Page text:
Sony says that fire crews are still at its wrecked DVD and CD factory in Enfield, north London. Smoke levels are preventing surveyors from getting in and assessing damage. Rioters broke in to the Sony DADC Distribution Centre on Monday night and set it ablaze. The studio, which handles physical DVD distribution for indie UK distributors and record companies, says that 25 million discs have been lost in the arson attack. Disney Games titles as well as Sony’s own discs have been hit by the blaze. Sony is remanufacturing 1.5 million discs that need to be shipped urgently from its manufacturing sites elsewhere in the UK and Austria. It is sending out more discs out direct from its UK manufacturing site to reduce shipping delays. And other home-entertainment distributors have also pitched in offering to help.
Indie UK distributors who have also lost stock in the Sony fire include Artificial Eye, Dogwoof, the BFI and Metrodome.
Artificial Eye says that it has lost all of its stock for more than 300 catalogue titles. “Although this may cause supply problems in the short term, we’ve been impressed by the speed at which Sony have put their contingency plans into action, so disruption should be kept to a minimum. Stock is insured,” says Steve Lewis, Artificial Eye’s home entertainment manager. Artificial Eye DVD titles destroyed include Winter’s Bone, Ken Loach’s Route Irish and Oscar nominee Of Gods and Men. Dogwoof, another UK indie distributor, has lost around 50,000 DVDs including docs Restrepo, Food Inc and The Age of Stupid. “I am very confident that any losses will be covered by Sony’s insurance, who are handling this in such an amazing way,” says Dogwoof CEO Anna Godas. The BFI has lost more than 120,000 DVD and Blu-ray discs. And Metrodome has lost of its DVD stock. This month’s releases had not yet been shipped to Enfield and being sent direct to retailers from its duplication facility, Metrodome says.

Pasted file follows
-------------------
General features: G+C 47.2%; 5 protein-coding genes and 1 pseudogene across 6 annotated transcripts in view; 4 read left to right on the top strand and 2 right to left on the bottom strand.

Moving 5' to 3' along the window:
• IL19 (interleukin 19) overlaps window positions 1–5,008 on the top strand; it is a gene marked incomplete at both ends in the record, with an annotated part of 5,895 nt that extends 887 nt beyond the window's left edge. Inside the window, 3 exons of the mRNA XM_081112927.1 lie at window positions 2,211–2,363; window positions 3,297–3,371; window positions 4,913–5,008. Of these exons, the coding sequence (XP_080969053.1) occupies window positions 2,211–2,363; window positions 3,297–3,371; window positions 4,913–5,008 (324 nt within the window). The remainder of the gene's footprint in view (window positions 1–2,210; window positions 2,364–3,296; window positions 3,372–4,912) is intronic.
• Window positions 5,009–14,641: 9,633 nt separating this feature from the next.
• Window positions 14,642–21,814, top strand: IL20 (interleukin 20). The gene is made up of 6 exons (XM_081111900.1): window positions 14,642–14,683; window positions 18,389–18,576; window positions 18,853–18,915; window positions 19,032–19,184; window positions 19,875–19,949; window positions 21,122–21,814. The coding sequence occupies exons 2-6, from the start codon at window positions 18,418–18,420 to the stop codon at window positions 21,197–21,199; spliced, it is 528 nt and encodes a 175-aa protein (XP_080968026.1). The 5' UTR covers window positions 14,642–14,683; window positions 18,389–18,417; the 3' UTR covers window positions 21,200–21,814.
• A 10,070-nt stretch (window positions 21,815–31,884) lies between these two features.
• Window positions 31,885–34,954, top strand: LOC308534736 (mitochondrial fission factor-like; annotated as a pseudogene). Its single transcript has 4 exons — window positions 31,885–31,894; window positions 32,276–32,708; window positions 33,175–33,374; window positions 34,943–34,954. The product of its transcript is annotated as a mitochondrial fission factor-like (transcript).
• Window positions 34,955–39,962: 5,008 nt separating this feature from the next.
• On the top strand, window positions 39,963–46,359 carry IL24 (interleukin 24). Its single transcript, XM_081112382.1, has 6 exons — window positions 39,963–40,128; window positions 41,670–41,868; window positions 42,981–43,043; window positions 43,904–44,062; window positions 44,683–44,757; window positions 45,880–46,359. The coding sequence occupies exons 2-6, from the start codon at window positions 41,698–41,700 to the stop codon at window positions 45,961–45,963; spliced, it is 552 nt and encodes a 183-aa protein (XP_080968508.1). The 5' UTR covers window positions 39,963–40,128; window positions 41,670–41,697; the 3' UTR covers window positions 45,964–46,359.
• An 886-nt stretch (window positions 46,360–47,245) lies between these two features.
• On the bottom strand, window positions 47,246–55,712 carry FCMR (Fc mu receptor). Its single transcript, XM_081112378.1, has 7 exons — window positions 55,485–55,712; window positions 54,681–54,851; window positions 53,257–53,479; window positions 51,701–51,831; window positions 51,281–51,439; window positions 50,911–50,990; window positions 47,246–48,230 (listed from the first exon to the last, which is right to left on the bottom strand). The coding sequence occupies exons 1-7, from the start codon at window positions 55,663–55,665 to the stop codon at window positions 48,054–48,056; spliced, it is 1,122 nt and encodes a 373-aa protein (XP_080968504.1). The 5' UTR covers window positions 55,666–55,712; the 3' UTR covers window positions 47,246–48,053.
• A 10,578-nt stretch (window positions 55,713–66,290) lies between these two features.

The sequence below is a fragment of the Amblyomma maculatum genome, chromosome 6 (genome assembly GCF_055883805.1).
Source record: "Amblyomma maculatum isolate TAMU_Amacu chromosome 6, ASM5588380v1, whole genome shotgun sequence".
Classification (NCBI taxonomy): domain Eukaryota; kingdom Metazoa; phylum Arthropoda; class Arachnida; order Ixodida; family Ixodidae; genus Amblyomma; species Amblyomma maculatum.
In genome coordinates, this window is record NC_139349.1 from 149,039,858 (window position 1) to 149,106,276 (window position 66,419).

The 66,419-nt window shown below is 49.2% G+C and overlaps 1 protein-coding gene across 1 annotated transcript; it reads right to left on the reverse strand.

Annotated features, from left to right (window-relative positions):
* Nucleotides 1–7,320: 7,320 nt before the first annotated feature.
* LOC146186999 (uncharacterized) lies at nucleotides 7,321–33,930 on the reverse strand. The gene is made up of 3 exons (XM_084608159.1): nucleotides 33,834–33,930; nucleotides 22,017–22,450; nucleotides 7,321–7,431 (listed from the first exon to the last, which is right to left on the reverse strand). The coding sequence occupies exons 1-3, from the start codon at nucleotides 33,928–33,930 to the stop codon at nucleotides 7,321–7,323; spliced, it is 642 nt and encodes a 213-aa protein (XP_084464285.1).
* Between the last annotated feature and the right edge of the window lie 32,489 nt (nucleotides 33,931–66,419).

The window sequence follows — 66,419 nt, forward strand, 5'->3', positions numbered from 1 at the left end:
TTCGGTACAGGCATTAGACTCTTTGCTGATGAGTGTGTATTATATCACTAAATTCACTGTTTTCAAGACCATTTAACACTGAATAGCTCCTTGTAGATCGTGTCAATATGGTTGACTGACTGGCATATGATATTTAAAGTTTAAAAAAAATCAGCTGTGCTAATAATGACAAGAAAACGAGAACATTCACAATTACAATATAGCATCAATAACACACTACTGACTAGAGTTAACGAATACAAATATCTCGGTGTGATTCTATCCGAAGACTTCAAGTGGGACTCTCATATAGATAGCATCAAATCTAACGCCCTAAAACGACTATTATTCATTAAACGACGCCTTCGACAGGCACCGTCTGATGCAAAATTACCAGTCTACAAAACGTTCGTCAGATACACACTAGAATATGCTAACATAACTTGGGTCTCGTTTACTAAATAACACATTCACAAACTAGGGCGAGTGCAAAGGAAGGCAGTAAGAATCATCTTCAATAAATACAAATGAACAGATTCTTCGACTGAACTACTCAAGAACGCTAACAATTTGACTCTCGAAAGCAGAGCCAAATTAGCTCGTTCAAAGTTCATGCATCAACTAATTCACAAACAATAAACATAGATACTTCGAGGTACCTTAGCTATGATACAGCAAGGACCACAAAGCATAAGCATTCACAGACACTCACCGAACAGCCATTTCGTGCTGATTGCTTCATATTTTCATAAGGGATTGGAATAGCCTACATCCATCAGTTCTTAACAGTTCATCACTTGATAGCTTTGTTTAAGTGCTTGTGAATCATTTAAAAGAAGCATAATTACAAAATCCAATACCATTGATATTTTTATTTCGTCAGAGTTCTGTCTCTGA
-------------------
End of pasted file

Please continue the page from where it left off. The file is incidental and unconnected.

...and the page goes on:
Scotland Yard says three male teenagers have been arrested over the fire. Police say two 17-year-olds and an 18-year-old are accused of violent disorder and arson. Two remain in custody, while a 17-year-old has been bailed.
Manchester, home of the BBC’s new Media City complex and where ITV shoots soap opera Coronation Street, was hit by rioting in the city centre on Tuesday night. Vision + Media, the regional screen agency, tells me no drama crews have been affected by the disturbances. Projects shooting in the Manchester area include Sky’s new drama Hit and Miss, starring Chloe Sevigny, and the UK version of Shameless. Police warned on Tuesday afternoon that there might be trouble. Happily nobody has been doing night shoots in the city centre this week.
Film London, the organisation which handles filming in the capital, declined to say whether any film or TV production has been hit by riots. All Film London would say is that it has been working with the Metropolitan Police and London Borough Film Offices. The agency has advised all productions filming on location to exercise caution.
Ealing Studios, the venerable west London studio where Downton Abbey is filmed, was broken into on Tuesday night with some flat-screen TVs stolen. Simon George, Ealing’s director of operations, tells me security has been doubled for the time being, with patrol patterns changed.
What nobody knows is whether this week’s riots are over for good, or if this is a temporary lull. British police are being allowed to use water cannons and rubber bullets if trouble flares up again. Bobby Cochrane, Vision + Media film office manager, warns that trouble might not be over: “No-one know if we’re going to get any more flare-ups before the weekend.”